The ultimate packing list for Mongolia…..possibly….
March 18, 2015
Focus on Mongolia – March News
April 2, 2015

Right then. Have you seen the Tale of the Weeping Camel? In case the answer is no, it is a 2003 German documentary drama which was released internationally in 2004. The movie was directed and written by Byambasuren Davaa and Luigi Falorni. The plot is about a family of nomadic herders in the Gobi Desert trying to save the life of a Bactrian camel calf after it was rejected by its mother.

In Bulgan, a small community in Omnogobi Aimag that holds the Thousand Camel Festival

Now another leap. Have you heard of the UNESCO  Intangible Cultural Heritage List? Basically, UNESCO has begun to document the world’s Intangible Cultural Heritage which includes:

traditions or living expressions inherited from our ancestors and passed on to our descendants, such as oral traditions, performing arts, social practices, rituals, festive events, knowledge and practices concerning nature and the universe or the knowledge and skills to produce traditional crafts.

These are the current listings. Included on the Mongolian list are knucklebone shooting, the traditional Biyelgee dance, the Naadam festival,  and the Morin Khuur (horse-head fiddle).

In Bulgan, a small community in Omnogobi Aimag that holds the Thousand Camel Festival
So. Why the blog post? Mongolia has requested that the coaxing ritual for camel calves will be included in the UNESCO Intangible Cultural Heritage List. UNESCO are meeting in Namibia between November 30 and December 4 this year for the 10th Session.
What is the ‘coaxing ritual for camel calves?’ Well, for those of you who haven’t seen the Tale of the Weeping Camel….


In Bulgan, a small community in Omnogobi Aimag that holds the Thousand Camel Festival
Spring in Mongolia is a hard time of year – especially in the Gobi. Mother animals give birth to their young in a harsh and dusty environment and there is a big risk of losing a mother or a calf.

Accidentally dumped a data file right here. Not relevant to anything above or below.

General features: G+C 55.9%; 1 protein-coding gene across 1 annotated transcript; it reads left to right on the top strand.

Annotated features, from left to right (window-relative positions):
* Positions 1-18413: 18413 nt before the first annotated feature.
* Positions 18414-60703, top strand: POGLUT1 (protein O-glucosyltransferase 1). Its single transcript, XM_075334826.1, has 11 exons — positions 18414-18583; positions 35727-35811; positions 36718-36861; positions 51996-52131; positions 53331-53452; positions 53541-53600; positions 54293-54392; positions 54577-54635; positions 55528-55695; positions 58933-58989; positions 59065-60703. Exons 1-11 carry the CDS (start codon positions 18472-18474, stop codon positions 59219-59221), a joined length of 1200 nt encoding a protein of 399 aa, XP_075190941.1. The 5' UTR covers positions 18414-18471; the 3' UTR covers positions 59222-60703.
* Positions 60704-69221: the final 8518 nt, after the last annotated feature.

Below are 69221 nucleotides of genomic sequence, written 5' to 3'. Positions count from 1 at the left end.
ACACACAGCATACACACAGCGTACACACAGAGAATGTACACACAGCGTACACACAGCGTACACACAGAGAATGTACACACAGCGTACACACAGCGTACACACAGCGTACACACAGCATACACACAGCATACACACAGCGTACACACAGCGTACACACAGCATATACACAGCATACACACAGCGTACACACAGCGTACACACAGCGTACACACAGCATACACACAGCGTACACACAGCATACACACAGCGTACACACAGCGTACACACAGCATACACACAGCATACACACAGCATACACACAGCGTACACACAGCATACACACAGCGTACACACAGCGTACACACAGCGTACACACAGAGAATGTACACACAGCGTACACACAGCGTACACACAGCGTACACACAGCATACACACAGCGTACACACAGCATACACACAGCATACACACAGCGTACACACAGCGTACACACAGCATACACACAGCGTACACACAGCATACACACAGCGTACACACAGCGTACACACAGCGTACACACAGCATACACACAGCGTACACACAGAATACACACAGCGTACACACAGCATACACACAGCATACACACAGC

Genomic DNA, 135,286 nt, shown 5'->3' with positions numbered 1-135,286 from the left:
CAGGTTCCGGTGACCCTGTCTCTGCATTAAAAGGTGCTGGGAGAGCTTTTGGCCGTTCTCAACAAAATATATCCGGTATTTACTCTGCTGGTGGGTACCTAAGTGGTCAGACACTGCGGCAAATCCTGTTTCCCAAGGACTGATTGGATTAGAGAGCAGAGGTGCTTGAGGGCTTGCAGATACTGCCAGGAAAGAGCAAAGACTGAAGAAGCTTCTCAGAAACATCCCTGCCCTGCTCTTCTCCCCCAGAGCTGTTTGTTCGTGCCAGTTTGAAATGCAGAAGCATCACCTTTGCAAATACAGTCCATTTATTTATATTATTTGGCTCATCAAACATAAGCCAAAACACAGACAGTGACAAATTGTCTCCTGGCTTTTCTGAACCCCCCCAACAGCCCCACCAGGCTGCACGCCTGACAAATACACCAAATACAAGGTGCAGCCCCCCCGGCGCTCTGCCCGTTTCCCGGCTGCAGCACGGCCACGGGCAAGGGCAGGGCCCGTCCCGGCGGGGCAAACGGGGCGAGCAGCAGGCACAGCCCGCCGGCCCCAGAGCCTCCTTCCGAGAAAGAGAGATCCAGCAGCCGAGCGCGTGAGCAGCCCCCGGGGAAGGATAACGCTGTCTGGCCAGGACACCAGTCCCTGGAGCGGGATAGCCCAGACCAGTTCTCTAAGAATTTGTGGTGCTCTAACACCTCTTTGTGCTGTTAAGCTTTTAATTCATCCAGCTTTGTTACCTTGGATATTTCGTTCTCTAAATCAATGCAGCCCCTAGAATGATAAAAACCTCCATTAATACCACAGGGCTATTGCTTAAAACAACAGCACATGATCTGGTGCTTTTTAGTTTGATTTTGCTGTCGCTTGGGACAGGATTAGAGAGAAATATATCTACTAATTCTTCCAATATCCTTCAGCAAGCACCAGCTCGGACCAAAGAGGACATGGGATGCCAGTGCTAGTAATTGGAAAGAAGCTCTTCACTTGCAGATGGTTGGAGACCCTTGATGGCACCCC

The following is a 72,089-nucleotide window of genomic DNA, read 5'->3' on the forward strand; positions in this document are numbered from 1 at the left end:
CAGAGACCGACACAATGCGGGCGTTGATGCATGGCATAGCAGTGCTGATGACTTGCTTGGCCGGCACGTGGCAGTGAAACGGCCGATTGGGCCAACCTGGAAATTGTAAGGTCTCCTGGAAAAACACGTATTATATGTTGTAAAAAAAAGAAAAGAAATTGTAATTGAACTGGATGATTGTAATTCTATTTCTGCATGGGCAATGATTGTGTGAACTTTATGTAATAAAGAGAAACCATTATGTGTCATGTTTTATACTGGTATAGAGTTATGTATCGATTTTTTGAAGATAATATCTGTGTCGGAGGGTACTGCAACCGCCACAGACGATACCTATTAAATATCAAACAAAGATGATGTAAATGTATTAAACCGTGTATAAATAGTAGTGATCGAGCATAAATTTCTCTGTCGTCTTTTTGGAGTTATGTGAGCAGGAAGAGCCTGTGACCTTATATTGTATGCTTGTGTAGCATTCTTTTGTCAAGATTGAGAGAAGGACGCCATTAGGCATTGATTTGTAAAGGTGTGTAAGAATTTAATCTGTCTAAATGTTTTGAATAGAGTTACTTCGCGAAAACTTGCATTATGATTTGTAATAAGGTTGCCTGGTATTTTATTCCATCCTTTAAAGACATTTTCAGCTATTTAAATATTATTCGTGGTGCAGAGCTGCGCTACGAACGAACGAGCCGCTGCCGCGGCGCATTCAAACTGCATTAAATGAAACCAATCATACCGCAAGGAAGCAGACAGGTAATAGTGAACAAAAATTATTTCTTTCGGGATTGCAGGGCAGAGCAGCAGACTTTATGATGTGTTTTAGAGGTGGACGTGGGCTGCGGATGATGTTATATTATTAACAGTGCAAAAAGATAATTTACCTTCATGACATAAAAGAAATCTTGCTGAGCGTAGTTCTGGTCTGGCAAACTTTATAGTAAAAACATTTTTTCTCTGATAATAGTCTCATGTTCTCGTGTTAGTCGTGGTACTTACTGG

Mongols have a variety of rituals relating to husbandry in traditional Mongolian society. One of them is a chanting ritual for a new-born baby animal and its mother. To chant is to stimulate, through the use of special words and melody, the adopting of a baby animal to its mother. 
There are different gestures, melodies and chanting techniques for the five types of livestock in Mongolia. 
Coaxing (Ингэнд Ботго Авахуулах – commonly known as khuuslukh) a camel is a ritual for a mother who rejects her baby; or for adopting an orphan baby to another female who has lost her baby, because only a suckling mother will have milk. 
Most herdswomen engage in techniques and methods of coaxing, but these techniques and methods aren’t enough sometimes.  A specialist musician is brought in (often with a Morin Khuur – horse head fiddle). The mother is tied close to the calf, and the musician will begin their monotone song ‘khuus’ or lullaby. 
A mother camel will typically bite, savage or spit at her calf at the beginning of the ritual. The coaxer can change their melody, depending on the mother’s behavioural reaction. When a mother camel is being coaxed into accepting a rejected or orphan calf, it is said to break into tears at the gentle sound of  the ‘khuus’ and this is when they start to accept the calf.
It is not necessarily a common occurrence as female Bactrian camels give birth just once in March or April after a gestation period of 14 to 15 months. 
In Bulgan, a small community in Omnogobi Aimag that holds the Thousand Camel Festival
According to the Info Mongolia website, in 2013, the livestock population in Mongolia had reached 45 million. The lowest population of the ‘five snouts’  was camels at 322 thousand (2,620,000 horses, 2,908,000 cattle/yaks, 20 million-plus sheep and over 19 million goats). 
All the images in this post were taken by Turuu back in early March when he visited the Tumen Temee (Thousand Camel) Festival held each year in Bulgan in Omnogobi Aimag. The camel festival is an annual celebration held in the southern Gobi organised by a local NGO to help protect the domestic Bactrian camel and the essential role it plays in the lives of Mongolia’s herders. 
As you can see, not only do camels remain important to herder’s in Mongolia but so does the culture surrounding them including now the Ингэнд Ботго Авахуулах.
(There are also wild camels in Mongolia (Camelus Ferus). There is a world population of approximately 1000  with around 600 in the Gobi Desert in north-west China and around 800 in the Gobi Desert in Mongolia (yes, I know it adds up to more than 1000!). The Wild Camel Protection Foundation (WCPF) is the only charity in the world with a specific mission to save this remarkable creature and its pristine desert environment from extinction and destruction. This is one of the projects that Eternal Landscapes supports. In fact, I’m going to a talk by the founder John Hare tomorrow – but that will be a later blog post.)
Anyway. If you would like to learn more about the lives of camel herders in Mongolia or of the work of WCPF then please get in touch!
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